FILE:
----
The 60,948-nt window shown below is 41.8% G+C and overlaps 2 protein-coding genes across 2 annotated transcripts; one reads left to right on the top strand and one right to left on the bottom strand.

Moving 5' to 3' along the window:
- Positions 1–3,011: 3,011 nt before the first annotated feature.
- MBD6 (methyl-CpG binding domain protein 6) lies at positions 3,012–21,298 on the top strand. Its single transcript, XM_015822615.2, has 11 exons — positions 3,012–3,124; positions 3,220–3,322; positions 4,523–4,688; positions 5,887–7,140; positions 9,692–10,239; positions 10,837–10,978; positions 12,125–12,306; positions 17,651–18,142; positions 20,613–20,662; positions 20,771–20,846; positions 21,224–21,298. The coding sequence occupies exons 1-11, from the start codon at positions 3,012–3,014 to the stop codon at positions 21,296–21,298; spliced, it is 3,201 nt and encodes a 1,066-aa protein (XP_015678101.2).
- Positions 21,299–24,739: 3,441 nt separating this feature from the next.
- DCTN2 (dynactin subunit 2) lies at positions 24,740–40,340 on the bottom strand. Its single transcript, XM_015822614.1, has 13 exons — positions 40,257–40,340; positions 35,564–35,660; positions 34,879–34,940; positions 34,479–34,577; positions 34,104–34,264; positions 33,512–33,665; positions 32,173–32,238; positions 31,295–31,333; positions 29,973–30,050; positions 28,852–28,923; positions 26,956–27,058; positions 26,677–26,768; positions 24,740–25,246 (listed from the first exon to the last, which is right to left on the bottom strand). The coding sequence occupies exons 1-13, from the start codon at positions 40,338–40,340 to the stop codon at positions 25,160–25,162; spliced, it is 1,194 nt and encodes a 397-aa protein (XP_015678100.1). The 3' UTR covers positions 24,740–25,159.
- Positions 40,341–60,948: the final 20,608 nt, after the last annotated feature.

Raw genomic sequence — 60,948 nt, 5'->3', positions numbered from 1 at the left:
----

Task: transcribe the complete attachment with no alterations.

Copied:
The 60,948-nt window shown below is 41.8% G+C and overlaps 2 protein-coding genes across 2 annotated transcripts; one reads left to right on the top strand and one right to left on the bottom strand.

Moving 5' to 3' along the window:
- Positions 1–3,011: 3,011 nt before the first annotated feature.
- MBD6 (methyl-CpG binding domain protein 6) lies at positions 3,012–21,298 on the top strand. Its single transcript, XM_015822615.2, has 11 exons — positions 3,012–3,124; positions 3,220–3,322; positions 4,523–4,688; positions 5,887–7,140; positions 9,692–10,239; positions 10,837–10,978; positions 12,125–12,306; positions 17,651–18,142; positions 20,613–20,662; positions 20,771–20,846; positions 21,224–21,298. The coding sequence occupies exons 1-11, from the start codon at positions 3,012–3,014 to the stop codon at positions 21,296–21,298; spliced, it is 3,201 nt and encodes a 1,066-aa protein (XP_015678101.2).
- Positions 21,299–24,739: 3,441 nt separating this feature from the next.
- DCTN2 (dynactin subunit 2) lies at positions 24,740–40,340 on the bottom strand. Its single transcript, XM_015822614.1, has 13 exons — positions 40,257–40,340; positions 35,564–35,660; positions 34,879–34,940; positions 34,479–34,577; positions 34,104–34,264; positions 33,512–33,665; positions 32,173–32,238; positions 31,295–31,333; positions 29,973–30,050; positions 28,852–28,923; positions 26,956–27,058; positions 26,677–26,768; positions 24,740–25,246 (listed from the first exon to the last, which is right to left on the bottom strand). The coding sequence occupies exons 1-13, from the start codon at positions 40,338–40,340 to the stop codon at positions 25,160–25,162; spliced, it is 1,194 nt and encodes a 397-aa protein (XP_015678100.1). The 3' UTR covers positions 24,740–25,159.
- Positions 40,341–60,948: the final 20,608 nt, after the last annotated feature.

Raw genomic sequence — 60,948 nt, 5'->3', positions numbered from 1 at the left: